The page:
Katrin prepping her body for success

Mobility During The Open

GOWOD also integrates an entire section dedicated purely for the Open. The mobility routines are available for both pre and post WOD, and tailored specifically for the movements that are involved in each Open WOD.

Firstly, you select your own category.

Then you move onto the specific pre and post WOD mobility routines. Take Open workout 19.1 for example. A 15 minute AMRAP of 19 wall ball shots and 19 calories on the rower.

I used GOWOD to create the perfect post WOD mobility routine for me in the 12 minutes that I had available. Here are a few of the chosen movements.

Try GOWOD for yourself

Flexibility and Mobility: The Difference

These two terms are often used interchangeably, but the truth is that they describe two different actions.

  • Flexibility refers to a connective tissue’s (muscles, ligaments, tendons) ability to stretch. It is passive, and can created as a result of an external force.
  • Mobility is our ability to move our own body through a particular range of motion, without any restriction, with complete control.

The biggest difference between mobility and flexibility is that in order to move a muscle through its range of motion with control (mobility), you also need strength.

Mobility Always Comes First

When it comes to CrossFit®, weightlifting and gymnastics, mobility always comes first.

If you are not able to air squat with efficient form, don’t load the bar up with weight until you can. Good movement is the primary underlying factor to successful performance in athletes of all ability levels.

5 Practical Tips to Improve Your Mobility

If you are serious about achieving the results that you want then add these effective tips into your life.


“Routine in an intelligent (wo)man is a sign of ambition”

Willy Georges
Top French athlete Willy Georges working on his pre WOD mobility

It is common for athletes to set themselves clearly defined goals when it comes to strength numbers (squat, deadlift, bench, snatch, clean and jerk etc), endurance tests (5km run, 2km row etc) and WOD times, but how often do you hear about athletes that focus as much on their mobility? Why not? Make SMART goals (Specific, Measurable, Achievable, Relevant and Time-bound) and hold yourself accountable.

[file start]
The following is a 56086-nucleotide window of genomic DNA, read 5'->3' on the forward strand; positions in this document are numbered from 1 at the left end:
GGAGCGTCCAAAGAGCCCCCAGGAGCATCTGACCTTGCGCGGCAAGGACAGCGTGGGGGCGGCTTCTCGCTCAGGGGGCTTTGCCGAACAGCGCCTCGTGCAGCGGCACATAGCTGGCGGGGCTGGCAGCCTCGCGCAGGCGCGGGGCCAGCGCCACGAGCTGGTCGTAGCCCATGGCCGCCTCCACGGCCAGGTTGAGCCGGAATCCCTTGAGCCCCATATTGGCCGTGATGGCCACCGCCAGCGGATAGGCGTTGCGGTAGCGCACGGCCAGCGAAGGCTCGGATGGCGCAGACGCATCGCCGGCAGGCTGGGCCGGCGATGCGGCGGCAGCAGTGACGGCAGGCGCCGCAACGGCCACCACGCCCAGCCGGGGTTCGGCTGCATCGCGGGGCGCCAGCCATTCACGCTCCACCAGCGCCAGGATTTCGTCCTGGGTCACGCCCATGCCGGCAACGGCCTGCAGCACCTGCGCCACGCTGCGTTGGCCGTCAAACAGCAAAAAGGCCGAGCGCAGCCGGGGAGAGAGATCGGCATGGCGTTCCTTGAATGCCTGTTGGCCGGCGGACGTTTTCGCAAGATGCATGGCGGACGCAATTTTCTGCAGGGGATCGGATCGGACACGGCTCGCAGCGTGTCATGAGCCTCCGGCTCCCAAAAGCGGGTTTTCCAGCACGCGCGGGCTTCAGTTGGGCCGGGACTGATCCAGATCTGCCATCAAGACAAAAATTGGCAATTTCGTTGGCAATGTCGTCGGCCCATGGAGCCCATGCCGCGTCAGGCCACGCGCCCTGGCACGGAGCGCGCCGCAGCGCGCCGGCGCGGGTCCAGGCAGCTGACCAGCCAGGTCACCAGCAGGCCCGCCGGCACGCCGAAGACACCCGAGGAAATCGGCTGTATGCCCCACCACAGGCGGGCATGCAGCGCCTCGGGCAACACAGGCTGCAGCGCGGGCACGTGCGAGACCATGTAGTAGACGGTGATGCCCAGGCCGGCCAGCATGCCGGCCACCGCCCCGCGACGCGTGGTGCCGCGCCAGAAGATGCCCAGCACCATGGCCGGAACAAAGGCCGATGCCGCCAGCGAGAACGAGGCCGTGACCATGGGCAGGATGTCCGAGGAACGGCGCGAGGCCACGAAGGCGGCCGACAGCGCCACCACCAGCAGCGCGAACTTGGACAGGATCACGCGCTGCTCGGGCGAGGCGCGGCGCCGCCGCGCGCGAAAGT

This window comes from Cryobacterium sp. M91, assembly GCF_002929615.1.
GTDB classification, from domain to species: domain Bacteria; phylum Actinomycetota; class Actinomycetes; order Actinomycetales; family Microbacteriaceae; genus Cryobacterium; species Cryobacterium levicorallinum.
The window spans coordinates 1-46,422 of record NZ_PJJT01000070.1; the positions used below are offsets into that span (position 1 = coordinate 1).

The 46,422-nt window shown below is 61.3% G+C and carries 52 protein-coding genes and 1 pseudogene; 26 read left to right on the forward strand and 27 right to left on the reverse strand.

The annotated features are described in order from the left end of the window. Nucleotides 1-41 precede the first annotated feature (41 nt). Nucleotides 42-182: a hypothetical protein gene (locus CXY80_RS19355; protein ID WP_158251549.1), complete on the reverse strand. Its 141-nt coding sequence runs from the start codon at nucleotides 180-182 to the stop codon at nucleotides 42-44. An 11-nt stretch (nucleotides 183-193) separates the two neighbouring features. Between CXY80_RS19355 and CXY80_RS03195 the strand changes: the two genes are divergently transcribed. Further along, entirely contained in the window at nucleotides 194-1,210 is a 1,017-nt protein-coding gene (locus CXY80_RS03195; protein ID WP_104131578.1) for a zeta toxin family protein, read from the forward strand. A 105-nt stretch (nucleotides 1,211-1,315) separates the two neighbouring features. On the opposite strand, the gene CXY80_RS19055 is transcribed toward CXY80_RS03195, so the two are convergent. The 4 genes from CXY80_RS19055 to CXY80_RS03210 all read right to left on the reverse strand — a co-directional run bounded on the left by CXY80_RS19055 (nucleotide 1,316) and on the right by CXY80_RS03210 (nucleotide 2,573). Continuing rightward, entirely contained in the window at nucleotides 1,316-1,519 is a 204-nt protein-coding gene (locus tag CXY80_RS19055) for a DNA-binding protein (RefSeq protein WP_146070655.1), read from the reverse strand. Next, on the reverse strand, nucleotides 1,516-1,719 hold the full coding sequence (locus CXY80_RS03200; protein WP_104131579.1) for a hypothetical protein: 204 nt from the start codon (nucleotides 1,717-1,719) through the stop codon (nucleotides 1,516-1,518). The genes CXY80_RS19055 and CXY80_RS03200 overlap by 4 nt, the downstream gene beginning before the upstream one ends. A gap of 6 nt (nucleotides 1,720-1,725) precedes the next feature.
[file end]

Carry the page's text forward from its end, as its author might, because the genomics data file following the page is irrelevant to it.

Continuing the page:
Give yourself the right tools to achieve the job at hand.


When it comes to improvement, consistency is king. Check out how this Crossfitter made massive improvements to his mobility, and consequently the technique, bar path and weight of his front squat. The simple change was daily mobility.


“I’ve been lifting without my lifting shoes for a couple of weeks now and I’m more than happy with how my mobility is improving. When I started CrossFit® a little over 2 years ago it was practically impossible for me to hit depth on air squats. Some months ago, I decided to start working on my mobility daily, using the GOWOD app (link to GOWOD). This has really been a game changer for me. I love how consistent my barpath is in my front squats.”



Here, 2x Icelandic CrossFit Games® Champion Katrin Davidsdottir is using a particular routine (link to GOWOD) involving the “Overhead olympic wall squat” in order to prepare her mobility before a big session of heavy squat snatches. The mobility exercise is specifically tailored to the exercises and movements that will be performed in the workout.

Be specific with your mobility in order to maximise your performance and recovery.


Josh bridges mobilitySource: GOWOD
Josh pre WOD

Good mobility will help to improve your health, fitness and movement for your entire life. Investing the time into proper mobility work will not just allow you to enhance your performances and WOD times in the short run, but you will thank yourself later on in life when you are 85 and still running around, working out and enjoying healthy movement patterns with your grandchildren.


Make the step and upgrade your mobility.

Enhance Your Mobility Now!

Image Sources

  • Josh Stretching: GOWOD
  • Katrin-Davidsdottir-mobility: GOWOD